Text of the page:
“You’re different than I am, yet we have a system that has to deal with both of us,” he said.
A nine-month study Kosdrosky commissioned after he took over says the system needs to be simplified and streamlined. One of Kosdrosky’s main goals is to establish a central database that can track each and every affordable-housing unit and provide accurate, real- time information to both his staff and the community, he said.
“I’d like to create a Zillow for the affordable-housing program,” Kosdrosky said.
As it is, he said he does not know for certain at any given time how many bedrooms the housing authority manages, exactly how many types of deed restrictions exist and other basic statistical information.
“We operate well for the early ’90s,” Kosdrosky said. “We don’t operate well for 2016.”
Kosdrosky said he plans to ask elected officials for money to create the database and to refine and standardize the housing guidelines.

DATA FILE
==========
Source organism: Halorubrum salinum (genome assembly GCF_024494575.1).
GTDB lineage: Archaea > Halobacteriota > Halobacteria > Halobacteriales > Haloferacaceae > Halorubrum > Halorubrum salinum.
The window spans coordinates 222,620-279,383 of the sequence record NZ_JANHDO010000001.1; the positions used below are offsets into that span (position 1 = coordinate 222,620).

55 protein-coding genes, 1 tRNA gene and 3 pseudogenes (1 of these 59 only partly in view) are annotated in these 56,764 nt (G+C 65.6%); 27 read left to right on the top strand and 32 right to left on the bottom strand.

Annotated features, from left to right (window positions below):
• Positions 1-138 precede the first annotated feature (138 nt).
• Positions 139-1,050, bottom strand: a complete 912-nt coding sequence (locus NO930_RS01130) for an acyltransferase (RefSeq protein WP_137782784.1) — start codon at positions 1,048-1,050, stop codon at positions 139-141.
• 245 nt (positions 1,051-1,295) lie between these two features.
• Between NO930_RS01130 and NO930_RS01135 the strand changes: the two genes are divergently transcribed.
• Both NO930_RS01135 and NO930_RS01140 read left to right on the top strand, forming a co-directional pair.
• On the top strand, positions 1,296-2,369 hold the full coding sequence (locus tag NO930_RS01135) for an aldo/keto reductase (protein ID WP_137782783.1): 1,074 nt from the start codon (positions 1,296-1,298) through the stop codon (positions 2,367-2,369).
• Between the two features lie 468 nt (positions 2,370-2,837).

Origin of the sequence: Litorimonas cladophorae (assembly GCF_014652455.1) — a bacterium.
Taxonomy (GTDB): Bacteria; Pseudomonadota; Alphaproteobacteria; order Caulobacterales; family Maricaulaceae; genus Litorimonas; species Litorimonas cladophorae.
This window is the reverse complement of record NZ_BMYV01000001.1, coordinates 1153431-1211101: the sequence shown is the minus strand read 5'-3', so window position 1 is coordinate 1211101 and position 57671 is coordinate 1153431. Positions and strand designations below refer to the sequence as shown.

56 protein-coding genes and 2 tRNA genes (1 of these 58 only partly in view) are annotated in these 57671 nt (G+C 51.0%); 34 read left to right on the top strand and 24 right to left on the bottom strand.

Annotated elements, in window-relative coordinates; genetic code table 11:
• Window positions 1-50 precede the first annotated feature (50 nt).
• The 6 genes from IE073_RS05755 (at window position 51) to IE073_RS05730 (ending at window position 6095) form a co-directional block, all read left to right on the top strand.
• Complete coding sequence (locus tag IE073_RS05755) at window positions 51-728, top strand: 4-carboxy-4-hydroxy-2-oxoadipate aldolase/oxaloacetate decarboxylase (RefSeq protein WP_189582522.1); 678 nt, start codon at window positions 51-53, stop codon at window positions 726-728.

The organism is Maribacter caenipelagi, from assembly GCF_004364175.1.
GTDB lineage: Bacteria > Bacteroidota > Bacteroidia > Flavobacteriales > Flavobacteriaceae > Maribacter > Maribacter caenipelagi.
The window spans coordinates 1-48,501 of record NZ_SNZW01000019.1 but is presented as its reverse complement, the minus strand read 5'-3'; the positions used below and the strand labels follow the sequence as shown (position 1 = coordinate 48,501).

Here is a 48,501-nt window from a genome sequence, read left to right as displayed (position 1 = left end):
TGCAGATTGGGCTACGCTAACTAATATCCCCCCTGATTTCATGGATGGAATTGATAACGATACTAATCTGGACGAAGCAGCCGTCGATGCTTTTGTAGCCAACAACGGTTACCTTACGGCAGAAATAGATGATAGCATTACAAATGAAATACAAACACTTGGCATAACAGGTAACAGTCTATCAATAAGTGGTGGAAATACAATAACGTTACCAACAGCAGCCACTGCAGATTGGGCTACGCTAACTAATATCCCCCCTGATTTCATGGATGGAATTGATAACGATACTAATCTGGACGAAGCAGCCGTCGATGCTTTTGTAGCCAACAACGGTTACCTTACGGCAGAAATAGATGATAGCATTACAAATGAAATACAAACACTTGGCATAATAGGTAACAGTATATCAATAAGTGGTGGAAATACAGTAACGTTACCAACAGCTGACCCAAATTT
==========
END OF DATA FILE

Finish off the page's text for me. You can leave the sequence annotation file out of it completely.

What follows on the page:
The complexity of the guidelines also leads to another problem for the housing program: community perceptions. One of the biggest perceptions, officials said, is that the program breeds widespread cheating.
Short on units
Ryan Turner is a deputy with the Pitkin County Sheriff’s Office. He’s lived and worked in the county for 10 years and has rented affordable-housing units in the past. Several months ago, he was living in a house downvalley with his then- fiancee, but the relationship ended, and he needed to find another place to live quickly.
As an emergency responder, Turner gets priority, especially on rental units. But with the economy finally rebounding from the Great Recession, he found the pickings slim.